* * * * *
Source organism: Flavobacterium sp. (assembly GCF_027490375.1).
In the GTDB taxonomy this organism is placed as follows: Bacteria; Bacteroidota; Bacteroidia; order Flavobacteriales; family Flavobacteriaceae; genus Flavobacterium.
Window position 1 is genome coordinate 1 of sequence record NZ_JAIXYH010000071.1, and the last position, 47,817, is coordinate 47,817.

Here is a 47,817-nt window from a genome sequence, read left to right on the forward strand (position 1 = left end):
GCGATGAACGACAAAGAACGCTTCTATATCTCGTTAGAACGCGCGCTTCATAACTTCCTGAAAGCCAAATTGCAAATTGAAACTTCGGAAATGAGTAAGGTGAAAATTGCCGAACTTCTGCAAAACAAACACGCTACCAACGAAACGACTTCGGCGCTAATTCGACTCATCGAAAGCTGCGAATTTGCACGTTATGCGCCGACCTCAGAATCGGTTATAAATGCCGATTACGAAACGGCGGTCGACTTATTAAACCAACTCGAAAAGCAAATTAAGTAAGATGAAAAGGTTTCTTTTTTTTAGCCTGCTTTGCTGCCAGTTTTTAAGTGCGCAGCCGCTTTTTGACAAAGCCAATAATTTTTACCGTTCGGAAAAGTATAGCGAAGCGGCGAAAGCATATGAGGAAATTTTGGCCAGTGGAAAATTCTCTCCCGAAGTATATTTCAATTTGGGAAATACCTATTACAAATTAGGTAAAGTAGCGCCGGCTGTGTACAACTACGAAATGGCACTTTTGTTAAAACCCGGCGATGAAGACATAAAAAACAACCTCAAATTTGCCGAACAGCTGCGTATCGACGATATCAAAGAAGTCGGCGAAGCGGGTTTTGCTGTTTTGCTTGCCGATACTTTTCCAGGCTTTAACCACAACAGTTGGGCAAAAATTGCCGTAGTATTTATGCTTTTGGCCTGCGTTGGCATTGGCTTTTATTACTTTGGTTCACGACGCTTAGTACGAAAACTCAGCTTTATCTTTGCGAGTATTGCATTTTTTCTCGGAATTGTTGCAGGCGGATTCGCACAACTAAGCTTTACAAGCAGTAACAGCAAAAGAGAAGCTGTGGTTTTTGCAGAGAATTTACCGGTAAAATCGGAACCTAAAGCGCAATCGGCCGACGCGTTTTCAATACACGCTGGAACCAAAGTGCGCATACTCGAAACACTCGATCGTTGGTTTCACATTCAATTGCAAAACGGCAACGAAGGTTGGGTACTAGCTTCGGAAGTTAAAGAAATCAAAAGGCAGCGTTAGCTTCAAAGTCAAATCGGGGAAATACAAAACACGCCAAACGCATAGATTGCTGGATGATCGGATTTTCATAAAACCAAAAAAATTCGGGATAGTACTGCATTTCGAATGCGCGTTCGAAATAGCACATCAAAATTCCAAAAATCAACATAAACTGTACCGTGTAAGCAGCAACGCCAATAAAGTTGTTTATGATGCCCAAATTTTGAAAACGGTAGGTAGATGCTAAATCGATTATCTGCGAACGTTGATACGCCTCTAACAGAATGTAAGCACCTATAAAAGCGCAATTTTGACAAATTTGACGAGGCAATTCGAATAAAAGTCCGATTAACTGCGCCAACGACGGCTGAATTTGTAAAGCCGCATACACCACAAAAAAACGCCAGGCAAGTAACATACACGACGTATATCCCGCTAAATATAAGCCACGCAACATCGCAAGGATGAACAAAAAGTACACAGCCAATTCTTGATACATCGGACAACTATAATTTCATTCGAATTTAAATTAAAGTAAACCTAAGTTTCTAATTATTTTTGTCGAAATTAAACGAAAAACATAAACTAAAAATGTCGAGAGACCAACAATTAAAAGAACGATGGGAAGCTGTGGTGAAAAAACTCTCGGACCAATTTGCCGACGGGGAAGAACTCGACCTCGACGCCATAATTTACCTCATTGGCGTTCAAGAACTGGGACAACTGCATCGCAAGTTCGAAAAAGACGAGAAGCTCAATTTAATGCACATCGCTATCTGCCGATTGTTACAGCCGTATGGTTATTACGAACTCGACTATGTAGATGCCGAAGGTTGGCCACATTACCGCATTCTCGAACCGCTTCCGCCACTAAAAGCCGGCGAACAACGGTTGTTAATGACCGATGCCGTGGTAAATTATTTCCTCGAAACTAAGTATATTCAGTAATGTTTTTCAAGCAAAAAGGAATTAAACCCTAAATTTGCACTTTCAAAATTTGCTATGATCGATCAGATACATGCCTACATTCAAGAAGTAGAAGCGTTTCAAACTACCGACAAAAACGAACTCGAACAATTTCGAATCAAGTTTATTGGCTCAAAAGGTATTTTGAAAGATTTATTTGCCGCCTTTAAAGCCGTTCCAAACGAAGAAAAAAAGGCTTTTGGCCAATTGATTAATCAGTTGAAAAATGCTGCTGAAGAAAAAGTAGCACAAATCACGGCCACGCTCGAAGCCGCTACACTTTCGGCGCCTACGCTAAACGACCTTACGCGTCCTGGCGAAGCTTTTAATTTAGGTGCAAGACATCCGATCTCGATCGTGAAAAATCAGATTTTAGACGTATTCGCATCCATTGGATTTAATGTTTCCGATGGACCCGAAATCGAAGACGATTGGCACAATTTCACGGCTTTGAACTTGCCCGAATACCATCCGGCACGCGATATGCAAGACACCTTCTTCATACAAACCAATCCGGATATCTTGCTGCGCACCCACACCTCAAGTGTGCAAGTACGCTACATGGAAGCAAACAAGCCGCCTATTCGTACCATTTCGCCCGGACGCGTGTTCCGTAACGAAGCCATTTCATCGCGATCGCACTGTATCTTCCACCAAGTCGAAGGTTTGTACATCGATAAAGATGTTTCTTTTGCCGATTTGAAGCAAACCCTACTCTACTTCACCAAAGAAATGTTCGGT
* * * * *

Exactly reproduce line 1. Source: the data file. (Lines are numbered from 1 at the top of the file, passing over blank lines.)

Source organism: Flavobacterium sp. (assembly GCF_027490375.1).